With the primer coat complete, we could turn our attention to the more gratifying task of giving our bus some color. We had decisions to make such as what paint color to use, how much of the trim we remove, and how to protect the windows. Again Dick had advice along with his wife Nettie who suggested we paint a sunset mural over the back of the bus. I grew excited at the possibilities of decor, but my private, introverted husband was having none of it.
We toiled over what color to paint the bus. Michael wanted to be very incognito, to not let anyone know we were a private coach, so no one would want to rob us. This informed me I needed to bring back a bunch of samples in grays. I had some in gray blues and Michael was actually drawn to it! I was so excited that we might have a more interesting bus. But we ultimately decided on Massey Fergusen Gray because of the nostalgic value it had with Michael. It had been his favorite color for tractors when he was a kid.
Aware of our final paint color, Michael decided to put on a gray primer on the starboard (un-Gigi-fied side) panel. The swatch of “color” you see in the photo above is the infamous Massey Fergusen Gray.
All metal trim we could unscrew, we did. I unfortunately was unaware of the value of the associated rubber edge trim and transitions. I cast them aside haphazardly like the Happy Meal toys that my children neglect, but we luckily found them later. Let this be a warning to fellow bus converters: label your shiz and tell your spouse if something is important!
The fun thing about being a newbie converter is thinking outside the norm of the construction industry. When one browses for drop cloths, there is this thick roll or brown paper lumped with the bunch. Painters traditionally use it for covering the floors. For the windows, they usually use plastic sheets, rarely paper. Well, we’re here to tell you that paper is the better way to mask windows and other parts of the bus that you do not want sprayed. It’s sturdiness allows you to reuse it for when you have to spray paint on the inside! It is also easier to handle in the wind than a flimsy sheet of plastic. Another benefit of using the brown roll is that paper is much easier to recycle than plastic.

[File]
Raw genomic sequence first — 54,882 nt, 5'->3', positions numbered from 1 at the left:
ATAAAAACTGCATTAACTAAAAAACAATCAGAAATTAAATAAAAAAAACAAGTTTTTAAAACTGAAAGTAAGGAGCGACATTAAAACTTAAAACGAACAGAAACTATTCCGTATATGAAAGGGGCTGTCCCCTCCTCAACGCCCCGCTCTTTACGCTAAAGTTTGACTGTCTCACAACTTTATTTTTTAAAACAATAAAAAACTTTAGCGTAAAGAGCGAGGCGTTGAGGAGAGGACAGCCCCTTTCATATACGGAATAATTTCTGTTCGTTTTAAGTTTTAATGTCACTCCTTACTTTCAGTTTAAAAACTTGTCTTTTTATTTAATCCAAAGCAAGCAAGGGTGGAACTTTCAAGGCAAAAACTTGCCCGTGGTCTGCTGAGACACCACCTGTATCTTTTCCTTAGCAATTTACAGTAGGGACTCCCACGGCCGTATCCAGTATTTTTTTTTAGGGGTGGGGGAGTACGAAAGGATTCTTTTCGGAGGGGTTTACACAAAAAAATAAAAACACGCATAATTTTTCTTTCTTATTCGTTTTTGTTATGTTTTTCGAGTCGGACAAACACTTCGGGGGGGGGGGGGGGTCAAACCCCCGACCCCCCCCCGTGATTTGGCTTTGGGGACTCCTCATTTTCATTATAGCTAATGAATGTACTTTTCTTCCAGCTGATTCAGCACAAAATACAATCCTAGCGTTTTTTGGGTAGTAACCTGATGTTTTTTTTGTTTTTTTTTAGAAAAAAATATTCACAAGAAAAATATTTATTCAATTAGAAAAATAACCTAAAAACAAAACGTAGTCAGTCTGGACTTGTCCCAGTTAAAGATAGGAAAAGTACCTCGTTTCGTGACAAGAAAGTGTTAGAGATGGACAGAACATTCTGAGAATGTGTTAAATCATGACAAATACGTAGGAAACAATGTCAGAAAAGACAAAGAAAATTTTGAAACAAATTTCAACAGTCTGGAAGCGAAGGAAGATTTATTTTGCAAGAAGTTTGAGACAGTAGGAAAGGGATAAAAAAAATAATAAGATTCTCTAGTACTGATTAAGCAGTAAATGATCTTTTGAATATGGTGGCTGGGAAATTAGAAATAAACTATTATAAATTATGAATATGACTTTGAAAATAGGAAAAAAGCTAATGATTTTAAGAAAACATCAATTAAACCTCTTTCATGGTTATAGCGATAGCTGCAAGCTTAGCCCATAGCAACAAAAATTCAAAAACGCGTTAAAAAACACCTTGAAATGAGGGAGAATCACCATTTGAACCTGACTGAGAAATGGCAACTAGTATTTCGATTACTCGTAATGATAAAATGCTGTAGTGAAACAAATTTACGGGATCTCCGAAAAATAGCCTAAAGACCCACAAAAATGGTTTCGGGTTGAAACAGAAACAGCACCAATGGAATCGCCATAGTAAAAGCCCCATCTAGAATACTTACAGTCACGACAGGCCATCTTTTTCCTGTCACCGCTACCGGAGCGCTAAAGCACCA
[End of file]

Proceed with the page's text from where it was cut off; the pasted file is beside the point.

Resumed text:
The Art of Masking
Just as I knew nothing about applying primer, I knew nothing about masking surfaces. Call me the Jan Snow of Painting. To the rescue comes Michael with his instructions on layer masking. First, cut the masking paper slightly smaller than the window size and set it aside. Lay masking tape at the very edge where you don’t want the paint to cross. Smaller strips of tape (for me, it was about 12″ – 14″ long) allow you to be more precise.
The next phase involves your attaching longer strips of tape to the masking paper with medium wild abandon. As long as the tape sticks to the paper and leaves enough sticking surface to attach to the first tape, you’re good. If you’re being anal, you will now apply the second tape’s free edge right down the middle of the first tape. A person pressed for time will casually stick it somewhere on the width of the tape. This last part is not meant to be precise – it’s meant to cover fields.
Learn How to Spray Paint
As I mentioned in the post about priming a surface, the slickest way to apply any paint or primer is with a pneumatic air spray. It quickly and smoothly distributes the paint and it saves on the amount of paint needed. We used only a gallon for the two coats we sprayed on the bus’s side panels and stripe above the windows. Did we know how to spray paint before this project? Not at all. Can YouTube provide videos to help? Yes!
Another source of knowledge was our friend Jeff. After describing our goal to him, Jeff suggested we use a get a valve regulator to transition from the air compressor to the tube leading to the spray gun. I have no idea if the lack of this gizmo would have deterred our progress, but I can tell you that the outcome looked great!
How was your painting experience? Did you use rollers or brushes? Share below and spread the knowledge!